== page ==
An interview for TRANSFER Magazine with Mirko Drotschmann – alias MrWissen2go (“MrKnowledge2go”)
Have you ever wondered which technology will have an impact on our lives in the future? Do you feel skeptical about future technology? Or do you not think about it because you simply don’t know enough about it? Knowledge is important when you want to make your mind up about something – as Mirko Drotschmann, alias MrWissen2go can tell you. It’s a topic he thinks about every day on his YouTube channel. In November 2019, Drotschmann moderated the first #techourfuture event on the future of autonomous flying for the Ferdinand Steinbeis Institute. The event took place at Technik Museum Sinsheim. TRANSFER talked to Drotschmann about the importance of future technology.
Hello Mr. Drotschmann. Why do you believe it is important to inform society about future technologies?
When you’re informed and know the facts about future technology, you’re fundamentally more open to it. In Germany we tend to be more conservative when it comes to technological advancement. So important and comprehensive information is essential to open people up to technology so they don’t immediately dismiss it or feel opposed to it, but see things optimistically. That’s why it’s important to really make sure everyone’s on board when it comes to the technology of the future.
What kinds of concerns do you encounter in your work regarding emerging technology?
It depends which technology you’re dealing with and especially which area it involves. If it’s about travel, most people are open to topics – things like autonomous driving and even autonomous flying. But it’s different with a topic like medicine – lots of people tend to be skeptical when they hear this topic and they find it hard to believe that internal organs coming off a 3D printer could really become part of everyday life one day. People are more cautious when it’s about their own bodies or what they eat. But as a rule – and I don’t think this is surprising to anyone – younger people are much more open to things than older people.
Where and how would you personally use autonomous aircraft, and in which situations would you not use them?
That’s a really tricky question. I’ve often thought about that. If I had an autonomous car, I’m pretty sure I’d get into it and travel from Berlin to Munich. But if I had an autonomous airplane, I’d probably think twice. Sure, you can also belt along in an autonomous car at 180kph. But the way I see it, something’s less likely to go seriously wrong traveling in an autonomous car than in an autonomous aircraft. So I’d only use that kind of technology if I had an emergency pilot on board who’d jump in if something went wrong. I think that’s also the solution that will be needed for the transition period in the coming years – before we start depending on airplanes that aren’t even steered by people. They’ve already got those sorts of things in other areas, like vehicles traveling on tracks, but there are fewer risks in that kind of area if something happens.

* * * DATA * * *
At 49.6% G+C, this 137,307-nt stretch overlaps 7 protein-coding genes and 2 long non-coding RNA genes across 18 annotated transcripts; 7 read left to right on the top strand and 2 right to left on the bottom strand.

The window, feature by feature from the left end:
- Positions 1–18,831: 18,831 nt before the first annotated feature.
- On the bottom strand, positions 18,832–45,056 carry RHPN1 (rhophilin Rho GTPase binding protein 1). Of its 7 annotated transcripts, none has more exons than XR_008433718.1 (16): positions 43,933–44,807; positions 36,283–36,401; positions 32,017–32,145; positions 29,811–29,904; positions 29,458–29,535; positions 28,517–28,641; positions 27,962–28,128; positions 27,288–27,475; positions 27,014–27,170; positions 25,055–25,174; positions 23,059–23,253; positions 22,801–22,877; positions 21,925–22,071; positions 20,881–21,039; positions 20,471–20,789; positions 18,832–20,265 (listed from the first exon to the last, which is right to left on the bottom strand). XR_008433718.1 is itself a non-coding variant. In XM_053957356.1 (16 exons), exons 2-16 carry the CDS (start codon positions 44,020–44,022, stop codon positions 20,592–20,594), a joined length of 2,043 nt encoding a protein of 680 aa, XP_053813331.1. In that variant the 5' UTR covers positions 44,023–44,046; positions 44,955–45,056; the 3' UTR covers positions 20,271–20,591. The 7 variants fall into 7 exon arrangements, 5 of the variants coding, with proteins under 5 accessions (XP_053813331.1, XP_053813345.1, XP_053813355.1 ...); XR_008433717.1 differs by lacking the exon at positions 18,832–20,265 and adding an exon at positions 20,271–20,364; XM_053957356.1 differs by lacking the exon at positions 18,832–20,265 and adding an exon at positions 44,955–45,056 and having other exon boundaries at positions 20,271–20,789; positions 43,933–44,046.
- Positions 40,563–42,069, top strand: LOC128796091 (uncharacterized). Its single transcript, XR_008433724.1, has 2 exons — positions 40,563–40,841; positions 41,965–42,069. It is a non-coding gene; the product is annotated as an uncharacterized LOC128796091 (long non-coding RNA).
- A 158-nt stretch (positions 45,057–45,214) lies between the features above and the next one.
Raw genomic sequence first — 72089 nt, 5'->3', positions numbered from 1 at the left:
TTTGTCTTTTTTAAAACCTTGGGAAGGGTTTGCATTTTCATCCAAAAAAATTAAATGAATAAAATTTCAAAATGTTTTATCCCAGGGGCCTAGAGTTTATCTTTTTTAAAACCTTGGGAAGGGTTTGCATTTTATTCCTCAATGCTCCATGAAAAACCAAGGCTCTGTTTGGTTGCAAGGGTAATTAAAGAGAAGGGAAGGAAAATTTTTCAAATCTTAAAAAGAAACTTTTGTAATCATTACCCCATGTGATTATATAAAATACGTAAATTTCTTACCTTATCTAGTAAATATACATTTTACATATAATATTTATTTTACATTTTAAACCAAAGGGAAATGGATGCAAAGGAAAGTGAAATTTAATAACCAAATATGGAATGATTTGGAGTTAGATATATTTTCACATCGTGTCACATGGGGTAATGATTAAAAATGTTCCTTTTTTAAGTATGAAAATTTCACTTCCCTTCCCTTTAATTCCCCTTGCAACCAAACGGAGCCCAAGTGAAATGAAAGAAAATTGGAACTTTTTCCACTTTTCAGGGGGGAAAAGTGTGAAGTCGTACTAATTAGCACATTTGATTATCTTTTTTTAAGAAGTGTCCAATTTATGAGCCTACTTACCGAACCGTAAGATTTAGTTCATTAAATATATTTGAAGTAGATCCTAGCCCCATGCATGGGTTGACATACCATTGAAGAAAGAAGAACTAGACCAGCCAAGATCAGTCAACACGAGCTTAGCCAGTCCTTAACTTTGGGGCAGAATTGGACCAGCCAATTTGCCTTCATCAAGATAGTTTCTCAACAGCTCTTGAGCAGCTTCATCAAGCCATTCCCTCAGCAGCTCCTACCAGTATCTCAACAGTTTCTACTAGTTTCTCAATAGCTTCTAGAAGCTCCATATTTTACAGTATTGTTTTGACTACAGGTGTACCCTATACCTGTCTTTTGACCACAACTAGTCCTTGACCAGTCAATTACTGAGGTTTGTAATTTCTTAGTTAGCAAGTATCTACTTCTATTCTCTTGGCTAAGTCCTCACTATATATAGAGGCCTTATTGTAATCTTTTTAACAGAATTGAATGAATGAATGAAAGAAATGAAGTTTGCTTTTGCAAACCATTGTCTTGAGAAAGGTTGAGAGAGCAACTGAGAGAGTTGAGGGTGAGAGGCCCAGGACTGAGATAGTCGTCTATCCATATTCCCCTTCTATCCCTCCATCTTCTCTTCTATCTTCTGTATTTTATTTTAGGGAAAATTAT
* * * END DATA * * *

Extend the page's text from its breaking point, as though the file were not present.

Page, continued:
If you were given a free choice, which technology would you like to see introduced in the future?
I’d go for a technology that reduces suffering and misery in the world – I mean material suffering and misery, which is usually caused by a lack of food or not enough water. For example, I’ve spent time in Kenya and I’ve seen with my own eyes how people have to walk miles and miles to fetch water for their village. So if there’s a technology that would make it possible to obtain water at a low cost, or nutritional meals, that would be awesome.
The absolute ideal would be a technology that could turn trash into usable food. Technology already exists to turn salt water into drinking water, although even this could benefit from an improvement or two to raise general living standards in the world. I think this is a technology that’s really necessary and it’s on a higher level than things like transportation and maybe even medicine. Although advanced and affordable medicine would really help a lot of people, especially in poorer countries. I’m thinking of people who have eyesight problems and can’t afford glasses. There must be ways to come up with a modern technology that can provide help in this area without costing too much. What people should concentrate energy on when it comes to technological advancement is thinking about the poorest people and bringing them on board. I’m not trying to lecture people on morals; I just find it important. This isn’t about coming up with amazing science fiction scenarios, but helping people, especially those who really need it.
Mirko Drotschmann is one of the most successful YouTubers in Germany. Nicknamed MrWissen2go (“MrKnowledge2go”), he uses his YouTube channel to discuss current political issues and share knowledge from history. His channel has just under 1.2 million followers and each of his videos gets hundreds of thousands of clicks. Drotschmann is also the managing director of a company called Media GmbH, which produces media content for broadcasters, federal authorities, business enterprises, and NGOs.